This is better than italicizing changed dialog as italicizing is difficult to spot and for the readers to notice it consistently. Once the language is assigned by "Jean replied in French" the dialog can continue without having to note that the convention has changed. It also implies that the sentance is correctly spoken, which means you don't have to deal with the nightmare that is what I call "Hagrid Dialog" after the J.K. Rowling character from Harry Potter, who's dialog was peppered with deliberate misspelt words to make an accent. At times, it can be difficult to understand what Hagrid was saying... or another character who used a different set of misspellings to affect a different accented English.

As a final note, one of my favorite writing gags is that when a character with an American Accent and a character with a British Accent are sharing dialog, I denote the accent by using the British spelling of the words in the Brit's dialog. The American uses the American spelling, as does the narrator, who is basically speaking in my own vernacular.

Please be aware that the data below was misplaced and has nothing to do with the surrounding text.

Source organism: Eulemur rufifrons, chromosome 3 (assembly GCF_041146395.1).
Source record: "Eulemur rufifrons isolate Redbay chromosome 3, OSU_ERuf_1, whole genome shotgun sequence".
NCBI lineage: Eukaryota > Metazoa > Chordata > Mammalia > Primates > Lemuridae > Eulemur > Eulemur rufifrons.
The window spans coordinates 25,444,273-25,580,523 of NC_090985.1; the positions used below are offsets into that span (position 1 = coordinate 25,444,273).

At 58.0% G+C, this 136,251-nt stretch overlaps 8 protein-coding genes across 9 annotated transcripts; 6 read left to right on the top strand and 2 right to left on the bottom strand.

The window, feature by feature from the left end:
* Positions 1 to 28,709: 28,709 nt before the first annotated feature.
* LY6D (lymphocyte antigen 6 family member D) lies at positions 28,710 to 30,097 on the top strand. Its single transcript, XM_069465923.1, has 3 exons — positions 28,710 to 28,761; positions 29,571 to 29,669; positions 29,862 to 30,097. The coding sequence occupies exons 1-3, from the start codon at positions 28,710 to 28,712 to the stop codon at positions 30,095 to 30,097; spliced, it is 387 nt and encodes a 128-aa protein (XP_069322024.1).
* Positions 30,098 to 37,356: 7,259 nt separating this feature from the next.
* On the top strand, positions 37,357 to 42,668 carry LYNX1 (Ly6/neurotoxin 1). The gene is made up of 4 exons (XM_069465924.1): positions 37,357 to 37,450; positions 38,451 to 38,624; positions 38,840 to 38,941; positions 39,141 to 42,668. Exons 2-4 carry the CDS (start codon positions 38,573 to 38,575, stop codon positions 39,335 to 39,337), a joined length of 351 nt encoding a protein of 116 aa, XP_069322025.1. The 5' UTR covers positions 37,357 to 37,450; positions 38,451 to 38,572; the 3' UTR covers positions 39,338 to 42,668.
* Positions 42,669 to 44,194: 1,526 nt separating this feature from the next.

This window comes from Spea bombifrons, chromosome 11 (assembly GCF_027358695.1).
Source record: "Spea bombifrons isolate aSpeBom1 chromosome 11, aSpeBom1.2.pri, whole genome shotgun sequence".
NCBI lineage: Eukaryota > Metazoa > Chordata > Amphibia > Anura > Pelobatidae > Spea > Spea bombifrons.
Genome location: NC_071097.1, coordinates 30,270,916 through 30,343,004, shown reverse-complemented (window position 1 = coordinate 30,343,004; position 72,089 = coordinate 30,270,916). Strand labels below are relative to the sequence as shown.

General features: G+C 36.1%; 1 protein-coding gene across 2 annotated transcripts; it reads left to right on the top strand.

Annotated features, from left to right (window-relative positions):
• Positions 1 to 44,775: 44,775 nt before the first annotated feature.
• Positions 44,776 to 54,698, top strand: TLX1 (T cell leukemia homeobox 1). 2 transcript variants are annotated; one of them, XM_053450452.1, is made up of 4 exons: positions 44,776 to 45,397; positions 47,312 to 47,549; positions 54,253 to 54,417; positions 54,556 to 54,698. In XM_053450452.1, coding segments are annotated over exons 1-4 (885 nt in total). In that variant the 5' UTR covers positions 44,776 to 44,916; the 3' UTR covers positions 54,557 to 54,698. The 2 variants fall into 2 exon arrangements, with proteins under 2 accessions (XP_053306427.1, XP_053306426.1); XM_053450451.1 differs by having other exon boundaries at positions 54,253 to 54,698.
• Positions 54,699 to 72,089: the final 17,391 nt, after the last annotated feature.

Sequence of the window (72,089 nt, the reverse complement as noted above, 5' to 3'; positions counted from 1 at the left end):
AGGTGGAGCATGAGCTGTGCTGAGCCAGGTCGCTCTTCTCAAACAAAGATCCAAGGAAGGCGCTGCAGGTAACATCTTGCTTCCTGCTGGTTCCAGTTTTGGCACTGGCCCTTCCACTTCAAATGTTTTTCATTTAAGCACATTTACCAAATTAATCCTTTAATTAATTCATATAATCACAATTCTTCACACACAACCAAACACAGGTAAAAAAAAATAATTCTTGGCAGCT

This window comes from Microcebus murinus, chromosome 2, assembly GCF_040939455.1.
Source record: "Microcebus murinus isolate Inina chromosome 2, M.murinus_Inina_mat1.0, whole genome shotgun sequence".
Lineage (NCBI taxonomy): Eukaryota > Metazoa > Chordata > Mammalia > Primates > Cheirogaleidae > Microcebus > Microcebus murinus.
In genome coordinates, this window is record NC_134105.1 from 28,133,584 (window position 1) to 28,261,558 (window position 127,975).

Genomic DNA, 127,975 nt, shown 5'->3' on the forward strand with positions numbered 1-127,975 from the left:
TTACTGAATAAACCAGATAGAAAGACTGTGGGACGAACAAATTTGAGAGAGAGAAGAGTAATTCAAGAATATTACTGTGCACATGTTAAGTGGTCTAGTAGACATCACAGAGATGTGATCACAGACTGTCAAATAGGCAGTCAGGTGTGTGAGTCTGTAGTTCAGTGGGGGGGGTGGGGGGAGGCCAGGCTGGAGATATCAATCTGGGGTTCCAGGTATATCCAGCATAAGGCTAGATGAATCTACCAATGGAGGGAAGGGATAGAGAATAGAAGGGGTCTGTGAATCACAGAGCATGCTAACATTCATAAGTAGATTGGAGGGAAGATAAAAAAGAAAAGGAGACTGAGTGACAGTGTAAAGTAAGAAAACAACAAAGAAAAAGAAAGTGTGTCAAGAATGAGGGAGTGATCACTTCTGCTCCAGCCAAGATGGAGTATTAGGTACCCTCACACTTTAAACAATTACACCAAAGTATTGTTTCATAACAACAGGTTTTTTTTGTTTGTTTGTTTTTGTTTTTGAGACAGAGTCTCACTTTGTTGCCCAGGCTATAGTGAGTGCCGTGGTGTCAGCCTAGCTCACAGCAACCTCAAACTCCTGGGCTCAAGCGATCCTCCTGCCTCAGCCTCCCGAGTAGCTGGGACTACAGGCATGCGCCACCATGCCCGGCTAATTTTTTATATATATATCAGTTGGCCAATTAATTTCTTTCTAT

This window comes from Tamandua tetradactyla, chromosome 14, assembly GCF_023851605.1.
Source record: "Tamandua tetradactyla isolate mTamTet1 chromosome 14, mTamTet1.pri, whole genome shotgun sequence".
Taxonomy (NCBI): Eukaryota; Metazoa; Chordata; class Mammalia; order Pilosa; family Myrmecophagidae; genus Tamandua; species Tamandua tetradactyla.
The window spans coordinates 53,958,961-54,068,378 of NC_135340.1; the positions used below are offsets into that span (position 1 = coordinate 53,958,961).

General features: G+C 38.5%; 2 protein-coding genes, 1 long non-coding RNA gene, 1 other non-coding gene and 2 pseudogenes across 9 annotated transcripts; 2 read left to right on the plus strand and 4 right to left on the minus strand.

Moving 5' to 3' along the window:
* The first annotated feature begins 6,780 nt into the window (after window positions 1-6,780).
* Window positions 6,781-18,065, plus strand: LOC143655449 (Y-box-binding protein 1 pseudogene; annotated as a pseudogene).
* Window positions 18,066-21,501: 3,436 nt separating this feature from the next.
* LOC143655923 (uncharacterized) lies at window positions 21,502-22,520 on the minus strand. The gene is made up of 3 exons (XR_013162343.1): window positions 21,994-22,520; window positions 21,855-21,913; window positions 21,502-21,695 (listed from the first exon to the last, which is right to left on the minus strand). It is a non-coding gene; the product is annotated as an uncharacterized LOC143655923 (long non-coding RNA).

I don't think its a bad thing to acknowledge bi-bilingualism to children as the United States does have a need for more bilingual speakers and with languages, its easier to learn young than old. One of my favorite writers in children's television, Greg Weisman, is a wonderful advocate for this and says one of his big creative regerts was not showing two Japanese characters speaking in subtitled Japanese until the English Speakers showed up, in which they switched to English Dialog. He has since made up with this in his later shows, such as Spectacular Spider-man and Young Justice (which even went so far as to make a constructed languages for Atlantean and Interlac, the latter being a one to one substitution cipher of the Latin Alphabet and English words.).

  • My question is not about how to represent foreign language, but whether I should deal with foreign language at all (in Middle Grade fiction) or go for an everyone-speaks-the-same-language-approach. Also, this question is not about educating my readers, but about what sells best. – user32754 Aug 17 '18 at 14:45
  • Well, my answer to that is don't compromise your story. If your story works best with the language barrier plot, than it requires the plot. The only person who can answer that question is you. Children at that age have enough literary skill to understand textual notations of different communications between people, so don't let that stop you. – hszmv Aug 17 '18 at 15:12
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Of the 3 options given #1 provides the fewest barriers to readers.